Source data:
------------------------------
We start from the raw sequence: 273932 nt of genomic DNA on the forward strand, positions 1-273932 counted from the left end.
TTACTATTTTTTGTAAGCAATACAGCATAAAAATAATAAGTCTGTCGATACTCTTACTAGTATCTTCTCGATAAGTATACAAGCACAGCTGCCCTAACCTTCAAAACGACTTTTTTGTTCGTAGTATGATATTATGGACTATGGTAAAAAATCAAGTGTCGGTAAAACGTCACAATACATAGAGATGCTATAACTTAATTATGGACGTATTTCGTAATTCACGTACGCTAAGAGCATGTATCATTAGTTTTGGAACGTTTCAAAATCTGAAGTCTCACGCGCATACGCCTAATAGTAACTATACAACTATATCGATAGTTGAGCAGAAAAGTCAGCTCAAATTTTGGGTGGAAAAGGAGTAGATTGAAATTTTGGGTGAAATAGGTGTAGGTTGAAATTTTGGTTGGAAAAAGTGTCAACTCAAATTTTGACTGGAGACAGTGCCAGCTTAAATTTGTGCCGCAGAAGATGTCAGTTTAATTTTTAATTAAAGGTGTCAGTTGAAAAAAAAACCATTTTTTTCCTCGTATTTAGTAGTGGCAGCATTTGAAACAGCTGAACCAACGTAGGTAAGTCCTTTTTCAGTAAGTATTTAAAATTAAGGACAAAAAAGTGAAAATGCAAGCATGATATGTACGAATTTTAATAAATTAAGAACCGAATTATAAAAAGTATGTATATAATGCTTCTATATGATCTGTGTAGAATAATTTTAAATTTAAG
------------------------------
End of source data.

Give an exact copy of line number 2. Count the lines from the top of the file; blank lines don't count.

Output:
TTACTATTTTTTGTAAGCAATACAGCATAAAAATAATAAGTCTGTCGATACTCTTACTAGTATCTTCTCGATAAGTATACAAGCACAGCTGCCCTAACCTTCAAAACGACTTTTTTGTTCGTAGTATGATATTATGGACTATGGTAAAAAATCAAGTGTCGGTAAAACGTCACAATACATAGAGATGCTATAACTTAATTATGGACGTATTTCGTAATTCACGTACGCTAAGAGCATGTATCATTAGTTTTGGAACGTTTCAAAATCTGAAGTCTCACGCGCATACGCCTAATAGTAACTATACAACTATATCGATAGTTGAGCAGAAAAGTCAGCTCAAATTTTGGGTGGAAAAGGAGTAGATTGAAATTTTGGGTGAAATAGGTGTAGGTTGAAATTTTGGTTGGAAAAAGTGTCAACTCAAATTTTGACTGGAGACAGTGCCAGCTTAAATTTGTGCCGCAGAAGATGTCAGTTTAATTTTTAATTAAAGGTGTCAGTTGAAAAAAAAACCATTTTTTTCCTCGTATTTAGTAGTGGCAGCATTTGAAACAGCTGAACCAACGTAGGTAAGTCCTTTTTCAGTAAGTATTTAAAATTAAGGACAAAAAAGTGAAAATGCAAGCATGATATGTACGAATTTTAATAAATTAAGAACCGAATTATAAAAAGTATGTATATAATGCTTCTATATGATCTGTGTAGAATAATTTTAAATTTAAG